While I don’t think it is healthy for couples to enter marriage with divorce as an option lurking in the back of their mind, there are situations where marriages simply don’t work.

It goes without saying that if one does not feel physically safe in their relationship, their number one goal needs to be to protect themselves.

The cases of verbal and emotional abuse become a bit more complicated. Emotional and verbal abuse may be harder to “measure” and is less “tangible” if you will, as physical abuse.

Furthermore, couples that are willing to work on the relationship can often heal such marriages.

The opposite of how Seth Adam Smith portrays a successful marriage as being one that is selfless, Dodelson depicts her husband as the epitome of selfishness and someone who refused to seek help. Again, we don’t know how her husband would reply, but to generalize these examples, we see that bad character, self-absorption, and an unwillingness to seek help are not conducive to successful relationships.

While anyone can get pushed over the edge and we are all self-absorbed to some extent as Seth Adam Smith reminds us that our tendency is to think about “what’s in it for me” , if we are not committed to the entity we call the relationship, a marriage will not thrive.

The mentality of commitment should be ‘til death do us part.

If we know we are in it for life, we will be willing to seek help to make it better.

It’s when we think we have a way out, that we see no reason to work on the marriage.

Of course, this does not mean that we can’t leave. We are not forbidden to get divorced.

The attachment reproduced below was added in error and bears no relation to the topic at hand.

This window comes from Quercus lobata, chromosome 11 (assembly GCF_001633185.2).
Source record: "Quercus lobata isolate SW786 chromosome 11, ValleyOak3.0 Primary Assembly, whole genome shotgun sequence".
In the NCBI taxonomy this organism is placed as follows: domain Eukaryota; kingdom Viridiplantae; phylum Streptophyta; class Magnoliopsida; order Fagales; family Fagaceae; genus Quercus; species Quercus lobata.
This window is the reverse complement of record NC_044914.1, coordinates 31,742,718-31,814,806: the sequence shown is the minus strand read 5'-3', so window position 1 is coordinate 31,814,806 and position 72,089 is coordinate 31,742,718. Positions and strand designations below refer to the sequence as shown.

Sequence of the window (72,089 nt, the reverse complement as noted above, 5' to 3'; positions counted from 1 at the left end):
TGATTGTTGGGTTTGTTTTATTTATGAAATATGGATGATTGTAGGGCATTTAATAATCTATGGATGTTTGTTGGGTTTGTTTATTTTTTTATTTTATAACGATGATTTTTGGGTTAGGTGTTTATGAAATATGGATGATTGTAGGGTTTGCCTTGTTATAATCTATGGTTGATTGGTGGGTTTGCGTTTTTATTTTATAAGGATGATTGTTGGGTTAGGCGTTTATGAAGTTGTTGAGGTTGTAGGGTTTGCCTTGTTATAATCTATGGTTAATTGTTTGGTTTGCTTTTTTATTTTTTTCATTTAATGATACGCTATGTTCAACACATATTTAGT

Commitment, though, should not be viewed as a death sentence but a daily choice to be fully involved in our relationship.

So many people are suffering in their relationships, yet instead of committing to make it work, they’re looking for an easy way out.

I imagine that’s the hope that some people had when they opened Seth Adam Smith’s article, that they could get validation for wanting to leave their lousy marriage.

Instead you were told that if you would only be selfless, your marriage would be great.

Don’t get me wrong, a bad marriage is miserable.

What saddens me, though, is that I know that most marriage can improve.

Unfortunately, our disposable society doesn’t favor holding onto anything too long, especially something as uncomfortable as a lousy marriage.

Yet, it is often the very discomfort and conflict we experience in our relationships that becomes a catalyst for our personal growth and healing.

Am I telling you to stick with a lousy mate?

No, but I am telling you to be committed enough to the relationship to seek out the right help. And if at first you don’t succeed, try try again. If a doctor gave you six months to live, you surely would do whatever you could to find another doctor who could help you. Why be content to let your marriage die and family split up all because one professional or approach couldn’t help you?

Despite his anxiety going into the marriage, Seth Adam Smith committed to doing whatever it took to make his marriage work.

The power of his attitude shift, forever transformed the way he viewed his relationship, and that’s the reason why people are so taken with what he wrote.

And may his story inspire us all to co-create the relationship of our dreams.

If you’d like to stay married and have your marriage work for you, contact us to experience our 2 Day Marriage Restoration Retreat. It’s a beautiful way to deeply heal and reconnect to each other with a 90% success rate in saving marriages.



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Tags: marriage isn’t for you

Shlomo & Rivka Slatkin

Rabbi Shlomo Slatkin is an Imago relationship therapist and certified (master level) Imago workshop presenter with over 20 years of experience hosting couples therapy retreats in-person and online. Contact or